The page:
It has become a familiar sight in the homicide division of the Metropolitan police department: Joe O'Brien seated at his desk, a cup of coffee in one hand, a cigarette in the other, a case jacket in front of him.

But starting next week, that sight will disappear. Capt. Joseph Michael O'Brien, 48, head of the homicide squad, will become Inspector O'Brien, night supervisor of the entire department.

O'Brien's replacement in homicide will have large shoes to fill, in the view of the 45 men who work under him.

"Joe's just the type of guy who's easy to work with," said Jack Hill, now a sergeant in the burglary squad and formerly O'Brien's partner in homicide. "He's even-tempered, never panics. He never forces things on people, he just blends in."

With the exception of 1973-75, O'Brien has been blending into the homicide squad since 1960. Born in Boston, he joined the force in 1952 after a hitch in the Marines.

"I had two big ambitions in life," O'Brien said recently. "To be a Marine and to be a policeman. I've been lucky enough to achieve both."

O'Brien has been more than lucky. In 1973, he was assigned to the Hanafi Muslim murder case involving the deaths of seven members of the family of Hamaas ABdul Khaalis. O'Brien not only worked successfully on the case, but also gained the confidence of Khaalis.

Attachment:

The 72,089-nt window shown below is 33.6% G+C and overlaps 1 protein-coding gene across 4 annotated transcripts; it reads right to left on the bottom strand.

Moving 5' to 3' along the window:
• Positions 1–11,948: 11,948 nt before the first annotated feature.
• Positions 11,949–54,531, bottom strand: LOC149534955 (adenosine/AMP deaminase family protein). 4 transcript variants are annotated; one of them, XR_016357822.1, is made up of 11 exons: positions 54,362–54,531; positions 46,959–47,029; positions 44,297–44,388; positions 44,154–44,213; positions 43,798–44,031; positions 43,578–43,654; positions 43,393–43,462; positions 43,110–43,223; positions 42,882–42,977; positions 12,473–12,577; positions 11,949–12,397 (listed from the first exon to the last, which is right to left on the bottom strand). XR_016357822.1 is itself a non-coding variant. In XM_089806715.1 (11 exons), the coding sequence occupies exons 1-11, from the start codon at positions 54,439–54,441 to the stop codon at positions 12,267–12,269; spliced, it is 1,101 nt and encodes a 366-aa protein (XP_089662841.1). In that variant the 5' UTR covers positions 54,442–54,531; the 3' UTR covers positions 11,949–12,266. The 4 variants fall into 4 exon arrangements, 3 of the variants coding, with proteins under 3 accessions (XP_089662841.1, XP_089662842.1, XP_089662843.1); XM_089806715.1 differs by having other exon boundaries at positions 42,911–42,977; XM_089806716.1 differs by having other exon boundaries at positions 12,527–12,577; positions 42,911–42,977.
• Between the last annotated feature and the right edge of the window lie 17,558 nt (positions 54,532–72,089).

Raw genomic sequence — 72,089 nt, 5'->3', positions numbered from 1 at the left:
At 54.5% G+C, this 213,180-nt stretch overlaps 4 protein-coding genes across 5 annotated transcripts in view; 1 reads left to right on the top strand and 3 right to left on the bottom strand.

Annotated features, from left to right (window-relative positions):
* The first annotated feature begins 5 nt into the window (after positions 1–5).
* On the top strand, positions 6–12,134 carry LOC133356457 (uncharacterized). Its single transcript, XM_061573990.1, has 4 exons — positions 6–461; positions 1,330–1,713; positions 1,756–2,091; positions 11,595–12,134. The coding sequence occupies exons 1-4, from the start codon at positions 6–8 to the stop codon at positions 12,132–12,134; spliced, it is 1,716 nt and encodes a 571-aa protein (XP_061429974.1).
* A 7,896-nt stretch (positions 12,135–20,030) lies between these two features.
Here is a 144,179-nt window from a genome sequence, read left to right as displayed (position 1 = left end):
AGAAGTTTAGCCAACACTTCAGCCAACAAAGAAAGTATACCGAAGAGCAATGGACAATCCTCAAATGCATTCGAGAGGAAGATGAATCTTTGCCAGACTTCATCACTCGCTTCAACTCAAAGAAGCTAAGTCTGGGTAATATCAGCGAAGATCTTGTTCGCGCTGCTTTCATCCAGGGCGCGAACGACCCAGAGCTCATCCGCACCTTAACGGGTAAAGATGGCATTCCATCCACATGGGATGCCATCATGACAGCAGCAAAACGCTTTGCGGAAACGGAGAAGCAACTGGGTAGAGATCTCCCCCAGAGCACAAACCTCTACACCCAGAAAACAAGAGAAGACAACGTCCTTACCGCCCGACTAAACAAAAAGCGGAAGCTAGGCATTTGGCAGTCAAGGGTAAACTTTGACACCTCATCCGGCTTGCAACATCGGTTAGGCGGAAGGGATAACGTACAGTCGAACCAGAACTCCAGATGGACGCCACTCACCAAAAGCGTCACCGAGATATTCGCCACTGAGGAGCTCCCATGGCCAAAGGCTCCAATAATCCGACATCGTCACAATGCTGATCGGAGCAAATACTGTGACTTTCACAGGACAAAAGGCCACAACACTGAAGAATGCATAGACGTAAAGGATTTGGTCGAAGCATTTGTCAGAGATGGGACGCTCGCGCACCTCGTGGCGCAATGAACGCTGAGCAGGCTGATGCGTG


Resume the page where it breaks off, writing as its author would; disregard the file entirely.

It was that confidence that made O'Brien a kay figure in the eventual release of hostages during the Hanafi Muslim takeover of three Washington buildings last March. It was O'Brien who assured Khaalis that his family was safe and wasn't being mistreated during the three days Khaalis held hostages.

"That case wasn't any worse than any other," O'Brien remembered. "All cases are bad. The ones that are the worst, though, are those involving kids. A bad case involving a kid is as bad as you can get."

Whatever the case, O'Brien is known as the Metropolitan police's best "third man." That is the detective whoenters and interrogation after two previous detectives have failed, and obtains a confession.

O'Brien has three children himself and a wife Patricia, who has learned to deal with his old hours over the years. O'Brien is the obly captain on the force who takes a cruiser home with him.

O'Brien is reputed to have a photographic memory.

"If you ask him about any open (unsolved) case there is, he'll tell you everything there is a know about it," said one detective."

O'Brien first became head of the homicide division when he was a lieutenant in 1970. He remained in that post until June 1973 when he was promoted to captain and moved to the seventh district as a watch commander. He stayed there for 14 months before moving on to internal affairs.

But in the summer of 1975, with a spate of unsolved homicides on their hands, the police hierarchy decided to move O'Brien back to homicide. The number of unsolved homicides in Washington has diminished since then.

Now O'Brien is leaving homicide again following another promotion. "They'll all get along without me," O'Brien said with a smile then asked if he will be missed.

It appears likely that O'Briens replacement will be Capt. Arif H. Mosrie, who helped supervise the recent "String" operations. Mosrie is currently in charge ofnt "String" operations. Mosrie is currently in charge of the narcotics division.